High winds on the High Peak
So, after last year’s disruptions (the breach on the canal at Middlewich, the water shortages that closed Bosley locks), it seemed timely to cruise along all of the Macclesfield Canal from end to end.
Once past Victoria Pit Moorings at Higher Poynton it’s about another five miles to the end of the Macc, where it meets the Peak Forest Canal at Marple. Onwards Cleddau cruised then, past many moored boats, past the Man Shed like no other (at Bridge 13), past a wooded section, through High Lane, to moor overnight opposite the park where deer used to graze. .
The canal approaches Marple, passing right beside the looming Goyt Mill. It is a huge noiseless structure now, built in 1905 purely as a spinning mill. It was steam powered, water for the boilers being taken from the canal. Coal and raw cotton were delivered by boat. In full production in the 1930s, it employed nearly 500 people, but the run-down of the cotton industry forced it to close in 1959. Now though it has been divided into small units and a number of businesses operate here.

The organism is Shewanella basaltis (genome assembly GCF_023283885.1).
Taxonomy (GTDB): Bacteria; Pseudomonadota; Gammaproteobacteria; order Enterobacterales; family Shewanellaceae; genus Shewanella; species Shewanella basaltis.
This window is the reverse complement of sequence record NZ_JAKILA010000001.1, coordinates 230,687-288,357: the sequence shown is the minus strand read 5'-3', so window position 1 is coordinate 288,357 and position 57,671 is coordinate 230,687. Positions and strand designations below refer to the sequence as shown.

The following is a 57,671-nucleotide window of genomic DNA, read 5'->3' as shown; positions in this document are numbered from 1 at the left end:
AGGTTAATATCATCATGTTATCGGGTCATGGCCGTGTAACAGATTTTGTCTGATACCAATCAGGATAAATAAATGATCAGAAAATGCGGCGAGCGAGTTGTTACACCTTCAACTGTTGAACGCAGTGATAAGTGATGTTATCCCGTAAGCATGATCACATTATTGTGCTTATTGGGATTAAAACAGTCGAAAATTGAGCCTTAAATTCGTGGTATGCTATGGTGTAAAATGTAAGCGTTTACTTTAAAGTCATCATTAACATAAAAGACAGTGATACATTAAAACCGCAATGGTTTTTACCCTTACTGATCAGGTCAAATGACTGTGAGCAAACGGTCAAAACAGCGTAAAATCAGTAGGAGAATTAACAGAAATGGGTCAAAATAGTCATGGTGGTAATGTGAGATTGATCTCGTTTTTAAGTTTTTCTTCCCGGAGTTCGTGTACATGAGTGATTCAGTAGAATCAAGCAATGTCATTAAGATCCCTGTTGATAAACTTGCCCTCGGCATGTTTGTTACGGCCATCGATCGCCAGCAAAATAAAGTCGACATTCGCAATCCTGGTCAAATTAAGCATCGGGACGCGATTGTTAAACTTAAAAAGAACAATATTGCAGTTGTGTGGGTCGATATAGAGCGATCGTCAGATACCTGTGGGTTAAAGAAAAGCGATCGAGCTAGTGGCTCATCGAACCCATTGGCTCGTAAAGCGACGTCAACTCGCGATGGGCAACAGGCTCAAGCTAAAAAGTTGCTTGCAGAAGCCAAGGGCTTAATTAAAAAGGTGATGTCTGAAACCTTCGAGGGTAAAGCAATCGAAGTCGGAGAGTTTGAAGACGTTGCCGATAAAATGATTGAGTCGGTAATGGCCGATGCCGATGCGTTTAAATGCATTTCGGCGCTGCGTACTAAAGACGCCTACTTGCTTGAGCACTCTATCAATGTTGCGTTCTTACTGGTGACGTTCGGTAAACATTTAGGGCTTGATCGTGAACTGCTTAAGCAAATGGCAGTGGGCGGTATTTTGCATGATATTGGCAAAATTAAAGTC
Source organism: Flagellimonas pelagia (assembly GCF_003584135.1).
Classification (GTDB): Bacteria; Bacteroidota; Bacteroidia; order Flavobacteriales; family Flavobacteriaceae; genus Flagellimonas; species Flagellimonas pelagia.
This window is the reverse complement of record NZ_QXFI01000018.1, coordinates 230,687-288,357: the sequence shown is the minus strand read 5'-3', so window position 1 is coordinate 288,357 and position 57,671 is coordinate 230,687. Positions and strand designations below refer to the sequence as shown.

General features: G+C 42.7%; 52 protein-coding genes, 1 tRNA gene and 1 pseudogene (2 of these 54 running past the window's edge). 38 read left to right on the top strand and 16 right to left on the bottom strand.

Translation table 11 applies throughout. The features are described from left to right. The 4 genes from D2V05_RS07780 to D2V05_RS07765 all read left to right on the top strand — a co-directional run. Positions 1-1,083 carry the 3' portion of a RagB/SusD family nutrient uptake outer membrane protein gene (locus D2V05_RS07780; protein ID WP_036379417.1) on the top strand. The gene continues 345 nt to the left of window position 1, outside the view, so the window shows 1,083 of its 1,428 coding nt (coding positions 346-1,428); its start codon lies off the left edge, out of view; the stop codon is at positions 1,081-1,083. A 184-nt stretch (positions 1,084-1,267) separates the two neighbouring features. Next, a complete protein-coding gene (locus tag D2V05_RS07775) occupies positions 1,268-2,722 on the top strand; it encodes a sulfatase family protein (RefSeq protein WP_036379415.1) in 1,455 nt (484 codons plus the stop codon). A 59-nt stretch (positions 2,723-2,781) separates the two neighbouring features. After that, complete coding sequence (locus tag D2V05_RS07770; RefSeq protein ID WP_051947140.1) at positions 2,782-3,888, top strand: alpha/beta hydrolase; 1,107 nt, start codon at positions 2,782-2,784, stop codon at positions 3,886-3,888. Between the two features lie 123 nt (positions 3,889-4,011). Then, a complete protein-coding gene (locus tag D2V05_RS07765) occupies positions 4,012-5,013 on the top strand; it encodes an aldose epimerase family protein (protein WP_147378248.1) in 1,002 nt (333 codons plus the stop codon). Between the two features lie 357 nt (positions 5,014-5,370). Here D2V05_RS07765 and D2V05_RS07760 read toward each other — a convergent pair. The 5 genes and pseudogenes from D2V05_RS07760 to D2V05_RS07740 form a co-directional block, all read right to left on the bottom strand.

It’s a narrow passage through to the canal junction: then a sharp left turn down Marple locks (currently closed) and a sharp right turn towards Bugsworth Basin and Whaley Bridge. It was a clear day and the hills of the Peak District were immediately apparent.
There were frequent sightings of solitary female Canada geese. Back at Macclesfield the crew had watched a goose creating her own shallow nest of twigs and sticks on the wharf side opposite, moulding the nest with her body, then lining it with feathers plucked from her own body. Here along the Peak Forest Canal there were numerous nests, each one occupied by a female goose, focused on her work of incubating eggs. How long does it take for eggs to hatch, one wonders: This comes from Geese.Relief
Canada geese lay between four and nine eggs per year. The average is five. The female lays one egg every one to two days, usually early in the morning. She does not leave the nest, eat, drink, or bathe while the eggs are incubating. The gestation period is 28 to 30 days.
A couple of miles along the canal there was a “Can I pass?” from behind. A young man on a paddle board had passed once before and now was overtaking. Before the cruise was over he made a third pass: “How many miles will you have done?” the Captain enquired.
“Oh, about 35,” came the reply. (Did that mean he was paddling seven lengths of the Marple to Whaley Bridge stretch…?) Several days before another not so young paddle boarder had overtaken Cleddau. Northern canals, it seems, are now becoming the domain of paddle-boarding MAMILS…